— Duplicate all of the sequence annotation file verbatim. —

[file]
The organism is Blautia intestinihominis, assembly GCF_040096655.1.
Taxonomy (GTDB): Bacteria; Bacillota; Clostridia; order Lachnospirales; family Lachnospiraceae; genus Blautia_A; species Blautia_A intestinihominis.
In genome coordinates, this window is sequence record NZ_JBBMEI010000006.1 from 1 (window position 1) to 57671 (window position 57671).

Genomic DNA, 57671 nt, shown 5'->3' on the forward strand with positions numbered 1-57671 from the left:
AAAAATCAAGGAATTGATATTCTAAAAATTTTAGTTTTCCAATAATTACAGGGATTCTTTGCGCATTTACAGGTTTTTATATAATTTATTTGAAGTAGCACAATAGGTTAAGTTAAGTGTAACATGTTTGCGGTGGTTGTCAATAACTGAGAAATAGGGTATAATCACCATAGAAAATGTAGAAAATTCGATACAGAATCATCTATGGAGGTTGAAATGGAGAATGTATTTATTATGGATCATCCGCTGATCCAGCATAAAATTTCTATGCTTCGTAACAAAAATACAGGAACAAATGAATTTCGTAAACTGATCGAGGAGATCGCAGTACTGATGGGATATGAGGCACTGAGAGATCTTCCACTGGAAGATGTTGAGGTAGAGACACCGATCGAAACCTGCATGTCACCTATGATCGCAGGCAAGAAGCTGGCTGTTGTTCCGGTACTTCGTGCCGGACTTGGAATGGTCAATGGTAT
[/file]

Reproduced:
The organism is Blautia intestinihominis, assembly GCF_040096655.1.
Taxonomy (GTDB): Bacteria; Bacillota; Clostridia; order Lachnospirales; family Lachnospiraceae; genus Blautia_A; species Blautia_A intestinihominis.
In genome coordinates, this window is sequence record NZ_JBBMEI010000006.1 from 1 (window position 1) to 57671 (window position 57671).

Genomic DNA, 57671 nt, shown 5'->3' on the forward strand with positions numbered 1-57671 from the left:
AAAAATCAAGGAATTGATATTCTAAAAATTTTAGTTTTCCAATAATTACAGGGATTCTTTGCGCATTTACAGGTTTTTATATAATTTATTTGAAGTAGCACAATAGGTTAAGTTAAGTGTAACATGTTTGCGGTGGTTGTCAATAACTGAGAAATAGGGTATAATCACCATAGAAAATGTAGAAAATTCGATACAGAATCATCTATGGAGGTTGAAATGGAGAATGTATTTATTATGGATCATCCGCTGATCCAGCATAAAATTTCTATGCTTCGTAACAAAAATACAGGAACAAATGAATTTCGTAAACTGATCGAGGAGATCGCAGTACTGATGGGATATGAGGCACTGAGAGATCTTCCACTGGAAGATGTTGAGGTAGAGACACCGATCGAAACCTGCATGTCACCTATGATCGCAGGCAAGAAGCTGGCTGTTGTTCCGGTACTTCGTGCCGGACTTGGAATGGTCAATGGTAT